Influence of Participatory Project Initiation on Sustainable Forest Management in Saboti, Trans-Nzoia County, Kenya
Forestry related projects fail due to the lack of participation by the community during the initiation stage. This further leads to unsustainable management of forests. This study was undertaken to examine how participatory project initiation influences sustainable forest management in Saboti forest in Trans-Nzoia County, Kenya. Participatory Development Theory guided this study. The explanatory research design was adopted. The target population was 2600 community forest association (CFA) members and 15 Kenya Forest Officers. Census sampling was used in the sampling of Kenya forest Officers and simple random sampling to select community forest management members. The sample size was 347 community forest management members and 15 Kenya forest Officers. Data were collected using questionnaires and through interview. Data were analyzed using descriptive and inferential statistics. Presentation of findings was carried out using tables. There was a significant influence of participatory project initiation on sustainable forest management (SFM) (r = 0.700, ). This implies that an increase in participatory project initiation improved sustainable forest management in Saboti. Participatory project initiation had a significant influence on sustainable forest management. The community participation in initiation had a significant influence on sustainable forest management. There is need for forest management to involve the community members during the initiation stage of the projects in order to achieve sustainable forest management.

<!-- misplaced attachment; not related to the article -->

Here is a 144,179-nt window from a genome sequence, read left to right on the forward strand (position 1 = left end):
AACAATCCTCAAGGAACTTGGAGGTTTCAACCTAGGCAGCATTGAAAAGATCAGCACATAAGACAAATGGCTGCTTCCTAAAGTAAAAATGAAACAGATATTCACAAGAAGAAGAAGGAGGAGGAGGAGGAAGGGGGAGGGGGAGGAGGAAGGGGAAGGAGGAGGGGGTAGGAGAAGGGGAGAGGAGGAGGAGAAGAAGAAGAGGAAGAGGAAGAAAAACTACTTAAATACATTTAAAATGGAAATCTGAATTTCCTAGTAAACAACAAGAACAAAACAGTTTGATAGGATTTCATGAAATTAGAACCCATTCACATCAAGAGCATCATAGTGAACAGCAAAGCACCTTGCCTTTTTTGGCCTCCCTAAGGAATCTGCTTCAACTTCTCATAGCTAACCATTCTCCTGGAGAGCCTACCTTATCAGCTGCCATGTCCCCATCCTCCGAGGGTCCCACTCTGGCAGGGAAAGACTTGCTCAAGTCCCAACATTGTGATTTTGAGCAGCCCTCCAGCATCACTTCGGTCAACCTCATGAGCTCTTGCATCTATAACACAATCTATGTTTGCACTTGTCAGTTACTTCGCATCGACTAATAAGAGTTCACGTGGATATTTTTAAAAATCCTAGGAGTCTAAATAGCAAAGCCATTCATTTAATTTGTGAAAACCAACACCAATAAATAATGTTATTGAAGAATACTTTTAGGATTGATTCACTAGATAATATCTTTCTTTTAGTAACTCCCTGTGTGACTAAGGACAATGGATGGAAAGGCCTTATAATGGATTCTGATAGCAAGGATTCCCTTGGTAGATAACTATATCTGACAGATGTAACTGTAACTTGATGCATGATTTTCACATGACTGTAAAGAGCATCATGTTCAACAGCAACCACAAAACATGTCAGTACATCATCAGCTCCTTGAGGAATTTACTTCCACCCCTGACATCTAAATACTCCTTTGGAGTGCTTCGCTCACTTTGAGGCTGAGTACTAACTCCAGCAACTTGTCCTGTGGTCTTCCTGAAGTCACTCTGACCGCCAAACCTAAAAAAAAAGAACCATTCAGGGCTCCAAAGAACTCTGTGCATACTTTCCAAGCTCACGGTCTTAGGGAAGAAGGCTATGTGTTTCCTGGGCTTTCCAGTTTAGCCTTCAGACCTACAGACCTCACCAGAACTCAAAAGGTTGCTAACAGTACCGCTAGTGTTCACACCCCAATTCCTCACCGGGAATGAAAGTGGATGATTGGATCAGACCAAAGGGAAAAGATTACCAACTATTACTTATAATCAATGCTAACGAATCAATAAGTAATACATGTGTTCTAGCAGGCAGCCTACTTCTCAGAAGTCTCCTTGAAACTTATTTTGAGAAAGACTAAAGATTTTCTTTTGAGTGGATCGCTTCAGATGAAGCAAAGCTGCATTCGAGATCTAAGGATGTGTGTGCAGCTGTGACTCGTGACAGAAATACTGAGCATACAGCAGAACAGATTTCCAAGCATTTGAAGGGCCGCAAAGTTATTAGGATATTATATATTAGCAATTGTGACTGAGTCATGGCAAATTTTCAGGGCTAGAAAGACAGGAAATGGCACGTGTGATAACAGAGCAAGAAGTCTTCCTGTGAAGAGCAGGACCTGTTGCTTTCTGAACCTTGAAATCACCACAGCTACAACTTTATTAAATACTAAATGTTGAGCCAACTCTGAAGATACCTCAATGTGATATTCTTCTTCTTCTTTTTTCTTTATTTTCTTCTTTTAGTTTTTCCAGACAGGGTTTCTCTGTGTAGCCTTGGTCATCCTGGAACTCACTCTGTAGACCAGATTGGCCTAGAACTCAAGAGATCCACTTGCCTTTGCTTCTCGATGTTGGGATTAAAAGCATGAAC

Forests have a cultural, social, economic, and ecological value that play a crucial role in enhancing the quality of life and supporting natural systems in the environment. The various user groups, including herdsmen, hunters, firewood, and pole collectors, benefit from exploiting forest resources in different ecosystems . Benefits accrued from the forest resource enable the community to appreciate that resource and use it sustainably.
It is advantageous to engage the community in order to sustainably manage the forest resource , by allowing individual forest users to participate in decision-making . Use of local people in forest resources is beneficial when there is ownership of the decisions made as stated by decentralization theory . A conducive environment for policy implementation through community participation is required .